Autism Spectrum Disorder (ASD) is a neurobiological disorder that typically affects development within the first three years of life and is characterized by social-communication and behavioral deficits. Additionally, the severity of this disorder can vary greatly from one individual to another. The term “spectrum” refers to this range of social-communication and behavioral deficits. Read on for a general overview about autism spectrum disorder.
Each individual with autism has a unique set of characteristics. As the saying goes, “if you’ve met someone with autism, you’ve met one person with autism.” However, most will have some level of these challenges: socializing with others, communicating verbally or non-verbally, and behaving appropriately in a variety of settings.
Left untreated, an individual with autism may not develop effective social or communication skills. If a child or adult is not making friends, sustaining a conversation, able to play in an imaginative way, inflexible with routines and/or overly preoccupied with certain objects, it is important to learn the cause of these behaviors and obtain supports and services to help.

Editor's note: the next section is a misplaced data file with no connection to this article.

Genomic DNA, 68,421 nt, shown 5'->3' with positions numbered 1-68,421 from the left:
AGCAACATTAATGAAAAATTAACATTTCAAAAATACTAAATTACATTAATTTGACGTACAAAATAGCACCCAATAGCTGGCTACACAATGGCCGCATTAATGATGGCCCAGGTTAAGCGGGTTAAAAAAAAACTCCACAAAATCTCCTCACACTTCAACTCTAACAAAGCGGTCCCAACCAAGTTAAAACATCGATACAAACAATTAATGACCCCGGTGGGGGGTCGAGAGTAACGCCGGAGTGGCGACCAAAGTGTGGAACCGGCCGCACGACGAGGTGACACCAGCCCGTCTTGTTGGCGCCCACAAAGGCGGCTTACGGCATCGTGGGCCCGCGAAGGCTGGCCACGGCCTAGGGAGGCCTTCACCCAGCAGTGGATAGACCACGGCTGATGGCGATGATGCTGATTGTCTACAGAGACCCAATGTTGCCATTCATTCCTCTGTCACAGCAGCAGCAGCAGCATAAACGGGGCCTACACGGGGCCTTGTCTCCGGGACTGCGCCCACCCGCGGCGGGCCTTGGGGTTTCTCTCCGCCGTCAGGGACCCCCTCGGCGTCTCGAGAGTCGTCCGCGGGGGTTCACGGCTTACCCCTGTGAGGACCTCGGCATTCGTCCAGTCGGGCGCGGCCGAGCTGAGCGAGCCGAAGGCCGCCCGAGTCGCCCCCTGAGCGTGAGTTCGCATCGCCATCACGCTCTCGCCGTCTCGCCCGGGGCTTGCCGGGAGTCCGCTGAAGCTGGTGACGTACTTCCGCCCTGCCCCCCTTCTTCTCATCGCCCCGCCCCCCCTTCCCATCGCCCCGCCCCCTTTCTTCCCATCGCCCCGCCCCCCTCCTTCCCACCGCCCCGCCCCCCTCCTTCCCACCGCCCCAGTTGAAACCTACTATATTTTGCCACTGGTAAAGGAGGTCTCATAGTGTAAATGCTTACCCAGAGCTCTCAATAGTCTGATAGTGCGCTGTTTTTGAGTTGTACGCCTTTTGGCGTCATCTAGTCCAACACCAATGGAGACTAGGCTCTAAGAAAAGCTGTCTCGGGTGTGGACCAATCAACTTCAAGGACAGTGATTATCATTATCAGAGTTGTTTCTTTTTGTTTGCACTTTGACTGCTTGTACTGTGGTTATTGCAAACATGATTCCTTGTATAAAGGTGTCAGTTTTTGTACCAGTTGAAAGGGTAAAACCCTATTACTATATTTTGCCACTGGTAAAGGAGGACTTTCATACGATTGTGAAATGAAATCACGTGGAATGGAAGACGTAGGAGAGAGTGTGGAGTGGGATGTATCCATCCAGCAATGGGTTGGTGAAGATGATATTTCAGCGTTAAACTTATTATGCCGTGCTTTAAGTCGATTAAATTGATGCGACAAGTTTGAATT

- 1 in 44 children in the U.S. have ASD. (CDC – 2021)
- In the 2017-2018 school year, 20,595 children met eligibility as a student with ASD in Michigan public schools. (MDE)
- It is the fastest growing developmental disability in the U.S. (Autism Speaks)
- Autism effects boys 4.2 times more often than girls (boys – 1 in 42; girls – 1 in 189). (CDC)
- ASD occurs in all racial, ethnic and socio-economic groups. (CDC)
- Reports indicate 40% of those with autism do not speak. (CDC)
- Autism is a lifelong disability and those with autism live a normal life span.
- There is not a medical test to diagnose autism, nor is there a cure at this time.
- The symptoms of autism often can be greatly reduced with intensive early intervention; often leading to higher quality of life.
Learn more about autism in our Signs of Autism section. Additionally, for Michigan residents, we have linked to some autism resources below.